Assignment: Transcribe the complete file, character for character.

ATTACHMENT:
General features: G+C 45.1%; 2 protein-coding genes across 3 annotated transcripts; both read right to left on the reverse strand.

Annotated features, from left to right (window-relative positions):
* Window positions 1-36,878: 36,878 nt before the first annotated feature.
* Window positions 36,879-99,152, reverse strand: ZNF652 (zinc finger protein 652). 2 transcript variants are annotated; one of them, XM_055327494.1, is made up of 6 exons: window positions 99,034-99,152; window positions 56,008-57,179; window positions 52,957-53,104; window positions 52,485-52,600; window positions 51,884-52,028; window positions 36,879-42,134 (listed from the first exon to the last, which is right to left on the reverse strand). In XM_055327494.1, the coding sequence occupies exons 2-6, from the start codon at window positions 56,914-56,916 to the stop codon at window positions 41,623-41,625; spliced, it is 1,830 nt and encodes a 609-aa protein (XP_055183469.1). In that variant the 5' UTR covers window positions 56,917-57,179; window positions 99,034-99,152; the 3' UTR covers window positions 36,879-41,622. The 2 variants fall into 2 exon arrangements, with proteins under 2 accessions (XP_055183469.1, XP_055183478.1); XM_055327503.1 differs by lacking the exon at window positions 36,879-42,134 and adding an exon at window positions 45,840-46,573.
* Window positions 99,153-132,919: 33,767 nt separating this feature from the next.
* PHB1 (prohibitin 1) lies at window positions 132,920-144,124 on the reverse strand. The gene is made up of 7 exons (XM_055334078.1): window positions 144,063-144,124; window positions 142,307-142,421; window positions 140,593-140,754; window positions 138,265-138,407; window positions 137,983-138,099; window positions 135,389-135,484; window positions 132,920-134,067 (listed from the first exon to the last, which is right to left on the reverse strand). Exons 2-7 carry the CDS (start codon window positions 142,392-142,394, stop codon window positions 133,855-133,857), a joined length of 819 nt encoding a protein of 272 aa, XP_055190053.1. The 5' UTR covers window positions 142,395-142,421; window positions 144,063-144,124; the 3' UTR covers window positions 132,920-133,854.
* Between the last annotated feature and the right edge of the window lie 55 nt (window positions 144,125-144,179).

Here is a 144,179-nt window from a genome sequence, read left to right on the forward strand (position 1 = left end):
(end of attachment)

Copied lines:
General features: G+C 45.1%; 2 protein-coding genes across 3 annotated transcripts; both read right to left on the reverse strand.

Annotated features, from left to right (window-relative positions):
* Window positions 1-36,878: 36,878 nt before the first annotated feature.
* Window positions 36,879-99,152, reverse strand: ZNF652 (zinc finger protein 652). 2 transcript variants are annotated; one of them, XM_055327494.1, is made up of 6 exons: window positions 99,034-99,152; window positions 56,008-57,179; window positions 52,957-53,104; window positions 52,485-52,600; window positions 51,884-52,028; window positions 36,879-42,134 (listed from the first exon to the last, which is right to left on the reverse strand). In XM_055327494.1, the coding sequence occupies exons 2-6, from the start codon at window positions 56,914-56,916 to the stop codon at window positions 41,623-41,625; spliced, it is 1,830 nt and encodes a 609-aa protein (XP_055183469.1). In that variant the 5' UTR covers window positions 56,917-57,179; window positions 99,034-99,152; the 3' UTR covers window positions 36,879-41,622. The 2 variants fall into 2 exon arrangements, with proteins under 2 accessions (XP_055183469.1, XP_055183478.1); XM_055327503.1 differs by lacking the exon at window positions 36,879-42,134 and adding an exon at window positions 45,840-46,573.
* Window positions 99,153-132,919: 33,767 nt separating this feature from the next.
* PHB1 (prohibitin 1) lies at window positions 132,920-144,124 on the reverse strand. The gene is made up of 7 exons (XM_055334078.1): window positions 144,063-144,124; window positions 142,307-142,421; window positions 140,593-140,754; window positions 138,265-138,407; window positions 137,983-138,099; window positions 135,389-135,484; window positions 132,920-134,067 (listed from the first exon to the last, which is right to left on the reverse strand). Exons 2-7 carry the CDS (start codon window positions 142,392-142,394, stop codon window positions 133,855-133,857), a joined length of 819 nt encoding a protein of 272 aa, XP_055190053.1. The 5' UTR covers window positions 142,395-142,421; window positions 144,063-144,124; the 3' UTR covers window positions 132,920-133,854.
* Between the last annotated feature and the right edge of the window lie 55 nt (window positions 144,125-144,179).

Here is a 144,179-nt window from a genome sequence, read left to right on the forward strand (position 1 = left end):